Lets tone down the rhetoric and take back this country, not back to the 1900's but back to our future. It's time to build that future. The challenge is ours.

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  5. I am still digesting the link you posted Rose but I can see that they have the fascists and hippies on the opposite ends of the spectrum. This may really be a movement.

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  6. Good interchange between you and Rose.
    You two are good examples of opposite views, but keeping the conversation civil.

    Kudos to both of you. I hope this kind of thing catches on everywhere.

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  7. Principle in front of party.... go figure!

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  8. Principles of the party in front of personal ambitions.

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  9. Better said: Principles of the party in front of Principals of the Party.

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  10. I want to get this country working again. This is a sign of hope. We have a long, long way to go.

    This is not the United States of International Corporations, it's the United States of America. Small businesses and jobs are the backbone of our economy. Putting people ahead of the East India Company is what led to the Boston Tea Party. It wasn't so much about taxation without representation as it was a large corporation being exempt from import duties that the small mom and pop importers had to pay in the harbor. England was behind this and when a corporation conspires with business over people you have fascism. This is happening again in today's world.
    The more people that figure this out, the bigger this alliance becomes.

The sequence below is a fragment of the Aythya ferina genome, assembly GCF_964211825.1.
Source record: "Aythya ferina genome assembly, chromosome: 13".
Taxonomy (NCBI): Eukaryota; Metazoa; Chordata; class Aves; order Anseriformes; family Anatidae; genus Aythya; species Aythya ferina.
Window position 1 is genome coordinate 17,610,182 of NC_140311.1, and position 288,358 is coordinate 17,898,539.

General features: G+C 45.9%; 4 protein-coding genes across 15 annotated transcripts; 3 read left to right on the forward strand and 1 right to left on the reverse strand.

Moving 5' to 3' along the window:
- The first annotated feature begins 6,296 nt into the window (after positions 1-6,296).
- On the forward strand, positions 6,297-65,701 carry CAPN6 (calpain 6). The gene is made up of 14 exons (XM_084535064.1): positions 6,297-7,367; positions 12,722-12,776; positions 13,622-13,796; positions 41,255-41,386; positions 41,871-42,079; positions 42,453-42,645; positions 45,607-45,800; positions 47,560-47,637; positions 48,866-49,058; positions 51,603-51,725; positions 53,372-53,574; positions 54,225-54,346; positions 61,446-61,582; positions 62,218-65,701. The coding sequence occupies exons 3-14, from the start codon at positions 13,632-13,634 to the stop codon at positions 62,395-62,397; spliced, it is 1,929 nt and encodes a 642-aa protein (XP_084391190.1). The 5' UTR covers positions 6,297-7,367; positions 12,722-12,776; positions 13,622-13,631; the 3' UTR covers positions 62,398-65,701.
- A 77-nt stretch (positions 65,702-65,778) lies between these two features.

We have many of the solutions in this country but it is cheaper to outsource than to do the right thing for the planet, our people and future generations. China is starting to look like Pittsburg in the 1950's and it is un-stainable. China knows this and is working on solutions. We have been like a deer in headlights.

    It's time for us to act like Americans again and work together. There is not much time left to lead before we have to give in and become followers. That's never been our style. We don't have to let it happen.

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  11. unsustainable not un stainable, that sounds like a carpet or religious reference.

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  12. "I want to get this country working again. This is a sign of hope. We have a long, long way to go."

    I couldn't agree more. It is kinda funny that, present company excepted, the local right seems to get this idea and be more willing to talk and compromise than the local left.

    How do we go about starting a real dialog and finding real solutions before it's too late?

    I'm reminded of a post on Eric's blog that generally says the same thing. We have a window now to really make a difference. I'll try to find it and re post it here.

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  13. Found it, though it is not quite as on target with your idea as I recalled. The general point is still the same. Feel free to delete if you feel I am simply cluttering up your page.

    From Eric's blog:

    "“But I suspect that Eric is right that there are plenty of developers who would just as soon see the current General Plan stay in effect as long as possible,”